7:54 a.m. Approaching my car, I notice a splayed, brownish brick in the middle of the driveway. The brick moves. Putting on my glasses, I see that the brick is a squirrel, just hanging out in the middle of the driveway in that totally abnormal way. He’s splayed out and doesn’t even try to scamper.
“Hey buddy,” I say, taking a step toward the squirrel. The squirrel chitters, which, translated, was something like, “Back off, Lame-o. And who says ‘buddy’ anymore, anyway?” The insulting squirrel then draggy-scampers across the driveway toward our side gate — and that’s when I notice he’s injured. His little back legs barely work, and the dude is just plain ailing.
I instantly try the calming approach: “Awww, buddy! You’re hurt. It’s okay little guy.” The insulting squirrel glares, attempts to climb the gate but gets no father than extending one paw against the door. He looks EXACTLY like one of those soldiers from Saving Private Ryan collapsed on the beaches of Normandy. Except no blood — just exhaustion and sorrow.
He hates me.
7:58 a.m. In my attempt to prove I am a kind and gentle person and not at all like a Nazi, I open the garage door, retrieve a towel and a box and attempt to trap the poor little
POW fella. Convinced I can help him if I can just capture him, I throw the towel over him; he deftly scampers out of my clutches, under the barbed-wire-like towel fence and into my garage. He heads straight for the camping equipment storage shelves (familiar smell, perhaps?) and slides right under. BLASTED! I note that he is incredibly slow for an injured squirrel; and that I am shamefully slower.
7:59 a.m. Insulting squirrel is cute, sure, but I have to remember that squirrels — insulting or no — are feral animals. As I look into the distance, I thoughtfully recall the time I went camping when I was 5. (cue music) There were literally hundreds of them running about the campground: soft, furry, adorable. Chipmunks. And I was convinced by impulse and scientific certainty that all vermin liked peanuts and that — if I could pet one — I could solve the ages-old debate of whether or not chipmunks had soft fur. Taking a peanut shell, in one hand I offered one brave ‘munk a nibble, and with my other hand, I reached out to pet the creature. SNAP! That rat clamped down on my finger like it was the last thing it would ever eat. Frightened, I leapt to my feet and pulled back my hand — and the chipmunk was still attached. I shook my hand, but the ‘munk would not let go. One shake; two shakes; finally, by the third shake I was able to free my hand from the gaping maw of the feral beast. Yes, there was blood. Also, it hurt. (end music) Deciding there was no need to be this timid creature’s hero, I call the SPCA.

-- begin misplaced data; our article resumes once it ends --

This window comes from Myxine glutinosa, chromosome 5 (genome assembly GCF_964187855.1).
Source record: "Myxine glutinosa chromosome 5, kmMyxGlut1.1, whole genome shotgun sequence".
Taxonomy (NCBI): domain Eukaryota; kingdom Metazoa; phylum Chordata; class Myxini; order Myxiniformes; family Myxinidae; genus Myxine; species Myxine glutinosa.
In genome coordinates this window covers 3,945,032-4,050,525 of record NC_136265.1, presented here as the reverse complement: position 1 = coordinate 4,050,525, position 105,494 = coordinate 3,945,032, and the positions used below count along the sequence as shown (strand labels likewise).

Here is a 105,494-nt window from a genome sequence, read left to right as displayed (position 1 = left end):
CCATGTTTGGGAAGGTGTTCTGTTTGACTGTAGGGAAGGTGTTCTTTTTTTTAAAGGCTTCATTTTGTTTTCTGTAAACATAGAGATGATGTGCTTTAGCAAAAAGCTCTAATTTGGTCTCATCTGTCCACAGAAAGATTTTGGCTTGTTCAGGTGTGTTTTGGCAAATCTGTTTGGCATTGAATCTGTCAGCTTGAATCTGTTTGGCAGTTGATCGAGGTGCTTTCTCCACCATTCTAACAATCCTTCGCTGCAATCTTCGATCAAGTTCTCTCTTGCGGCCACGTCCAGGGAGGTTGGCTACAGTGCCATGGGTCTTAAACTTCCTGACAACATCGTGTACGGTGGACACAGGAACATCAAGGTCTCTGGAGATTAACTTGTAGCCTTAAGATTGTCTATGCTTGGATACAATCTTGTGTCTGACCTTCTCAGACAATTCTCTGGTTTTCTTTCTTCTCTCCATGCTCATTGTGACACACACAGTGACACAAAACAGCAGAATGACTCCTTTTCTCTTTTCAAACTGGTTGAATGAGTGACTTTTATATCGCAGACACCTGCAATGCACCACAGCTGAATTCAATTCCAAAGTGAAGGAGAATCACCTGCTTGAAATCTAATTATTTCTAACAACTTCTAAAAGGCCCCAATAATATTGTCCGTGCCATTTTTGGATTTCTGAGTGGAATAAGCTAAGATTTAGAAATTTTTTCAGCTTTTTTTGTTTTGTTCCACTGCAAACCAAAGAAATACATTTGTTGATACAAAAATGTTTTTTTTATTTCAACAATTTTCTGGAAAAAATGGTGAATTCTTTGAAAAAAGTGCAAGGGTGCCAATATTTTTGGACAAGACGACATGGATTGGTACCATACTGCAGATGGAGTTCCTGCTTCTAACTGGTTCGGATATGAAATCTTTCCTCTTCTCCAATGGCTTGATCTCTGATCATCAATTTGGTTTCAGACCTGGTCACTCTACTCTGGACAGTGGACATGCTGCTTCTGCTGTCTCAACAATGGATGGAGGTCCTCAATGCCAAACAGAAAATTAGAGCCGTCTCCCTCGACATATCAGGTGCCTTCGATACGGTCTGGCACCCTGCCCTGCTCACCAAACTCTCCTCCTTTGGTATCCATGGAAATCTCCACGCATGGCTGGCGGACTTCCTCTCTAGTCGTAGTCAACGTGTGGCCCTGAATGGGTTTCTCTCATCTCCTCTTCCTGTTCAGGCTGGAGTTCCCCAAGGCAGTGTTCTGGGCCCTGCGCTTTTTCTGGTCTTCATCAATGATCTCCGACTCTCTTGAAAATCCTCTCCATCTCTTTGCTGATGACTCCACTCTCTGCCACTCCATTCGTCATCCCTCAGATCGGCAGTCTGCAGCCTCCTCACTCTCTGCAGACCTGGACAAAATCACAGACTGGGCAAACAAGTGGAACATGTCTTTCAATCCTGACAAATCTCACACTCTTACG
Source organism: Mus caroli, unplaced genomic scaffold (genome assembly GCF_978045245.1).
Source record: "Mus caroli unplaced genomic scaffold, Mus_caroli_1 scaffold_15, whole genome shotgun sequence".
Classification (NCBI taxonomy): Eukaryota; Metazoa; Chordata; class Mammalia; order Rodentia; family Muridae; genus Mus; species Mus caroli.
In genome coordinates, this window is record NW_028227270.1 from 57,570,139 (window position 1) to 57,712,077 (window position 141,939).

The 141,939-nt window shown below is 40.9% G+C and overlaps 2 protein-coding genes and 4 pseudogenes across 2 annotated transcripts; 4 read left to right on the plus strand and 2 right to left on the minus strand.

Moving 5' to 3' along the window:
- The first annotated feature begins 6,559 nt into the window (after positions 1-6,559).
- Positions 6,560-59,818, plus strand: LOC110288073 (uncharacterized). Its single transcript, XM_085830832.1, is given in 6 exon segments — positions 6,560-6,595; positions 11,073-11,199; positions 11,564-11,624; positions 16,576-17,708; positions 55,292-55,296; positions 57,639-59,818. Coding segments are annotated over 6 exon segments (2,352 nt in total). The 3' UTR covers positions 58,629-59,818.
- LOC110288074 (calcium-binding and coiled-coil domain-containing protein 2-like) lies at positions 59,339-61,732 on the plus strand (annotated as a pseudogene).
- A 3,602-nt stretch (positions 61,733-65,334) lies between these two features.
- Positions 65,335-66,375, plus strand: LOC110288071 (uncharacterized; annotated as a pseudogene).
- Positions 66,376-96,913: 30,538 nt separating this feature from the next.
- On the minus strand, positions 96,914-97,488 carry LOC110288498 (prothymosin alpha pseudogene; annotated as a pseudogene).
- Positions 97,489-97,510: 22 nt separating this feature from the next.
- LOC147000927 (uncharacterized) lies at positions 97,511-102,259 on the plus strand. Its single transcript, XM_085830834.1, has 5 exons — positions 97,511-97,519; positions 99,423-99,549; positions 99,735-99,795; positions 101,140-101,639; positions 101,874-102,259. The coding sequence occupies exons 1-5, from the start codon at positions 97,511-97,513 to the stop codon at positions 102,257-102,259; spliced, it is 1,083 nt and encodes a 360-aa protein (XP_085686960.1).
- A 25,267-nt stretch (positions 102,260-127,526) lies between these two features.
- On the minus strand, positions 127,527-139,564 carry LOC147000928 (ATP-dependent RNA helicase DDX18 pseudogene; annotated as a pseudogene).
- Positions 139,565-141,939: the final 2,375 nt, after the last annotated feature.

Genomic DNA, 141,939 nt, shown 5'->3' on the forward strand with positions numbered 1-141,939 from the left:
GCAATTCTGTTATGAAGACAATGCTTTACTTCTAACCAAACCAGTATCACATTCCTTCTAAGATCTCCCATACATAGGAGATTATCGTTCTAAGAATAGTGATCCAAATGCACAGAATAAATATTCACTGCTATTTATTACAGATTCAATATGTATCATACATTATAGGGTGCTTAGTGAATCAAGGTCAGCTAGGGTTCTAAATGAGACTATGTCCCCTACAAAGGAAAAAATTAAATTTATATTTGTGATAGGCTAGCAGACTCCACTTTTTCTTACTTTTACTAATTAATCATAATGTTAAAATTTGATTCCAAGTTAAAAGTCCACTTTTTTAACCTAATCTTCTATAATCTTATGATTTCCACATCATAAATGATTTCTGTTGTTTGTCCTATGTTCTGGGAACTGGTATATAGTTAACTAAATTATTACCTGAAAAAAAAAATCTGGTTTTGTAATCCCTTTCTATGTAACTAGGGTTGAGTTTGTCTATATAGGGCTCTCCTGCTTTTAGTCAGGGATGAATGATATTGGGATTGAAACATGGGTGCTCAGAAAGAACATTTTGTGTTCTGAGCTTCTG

8:04 a.m. After several minutes on hold, I am told that I am out of the SPCA’s jurisdiction. I call my local PD and get in touch with Animal Services. They assure me they’ll send someone over shortly.
8:18 a.m. I return from taking my daughter to school and check on the squirrel’s position; I can’t see him. “Fella? Are you there, buddy?” I see nothing. I move away, convinced he’d left for greener pastures when Insulty McChitterton lets loose with some of the most foul squirrel language you can imagine. Sure, it was just one ear-splitting squeak, but that squeak told me all I needed to know about that rat bastard. He was alive. He was fierce. And he was not going to go down without a fight.
8:20 a.m. Clutching my once-injured finger, I begin moving the camping equipment off the shelving, so Animal Services can have clear access to McChitterton. Once moved, I see he is simply a frightened, very injured little guy, and maybe a wee bit scared. I also notice my garage is a horrible, embarrassing disaster.
9:05 a.m. After cleaning the garage, I go into the house to retrieve some peanuts and a dish of water for Insulty McChitterton. Oh sure, the potty talk returned with a vengeance, and it was so loud my massive dog, Lucy, was getting offended. I considered letting her come out and school McChitterton in proper guest etiquette, but refrained. Mostly because I am a good host and NOT AT ALL LIKE A NAZI, STUPID SQUIRREL.
9:06 a.m. I line the peanuts up, one after the next, so as to lead McChitterton out from his clearly uncomfortable perch toward the larger nut pile and the dish of water. I even manage to get a nut enticingly close to his face. No go. Insulty McChitterton will have none of this. Time for the big guns.
9:10 a.m. Taking the handle of a small broom, I am able to slide the now truly cheesed-off squirrel out from under the shelving, and into the corner of the garage. I presume this is a much better position for Animal Services to retrieve McChitterton. They will have all kinds of little things to use to capture and assist this poor, injured fella. They are experts at animal retrieval, I remind myself.
9:22 a.m. Animal Services arrives and has no idea what to do. The officer tells me that she has never caught a squirrel before. Ever.
The officer has a pincher-thing and a cage, but the pincher is too large and McChitteron is too coy. Even with two gimpy legs he is able to slide on through.
Alas, it is up to me.
Taking the handle of the broom, I scoot the incredibly foul-mouthed beast into the cage. I look into his eyes. “See squirrel,” I say in my mind, “I’m not at all like a Nazi.”
9:25 a.m. McChitteron, now in custody, is placed securely in the back of the Animal Services truck. “I’m so glad you’ll be able to help this poor little guy,” I say, relieved at having helped my animal friend.
The officer shrugs, and informs me that the department has never gotten a call for assisting an injured squirrel. She has no idea what they’re going to do with him, or if they can even help him.
It’s not until she drives away that I try to imagine what they will do with an angry, injured, feral squirrel, especially since their shelter is overloaded. And then it hits me: gas chamber.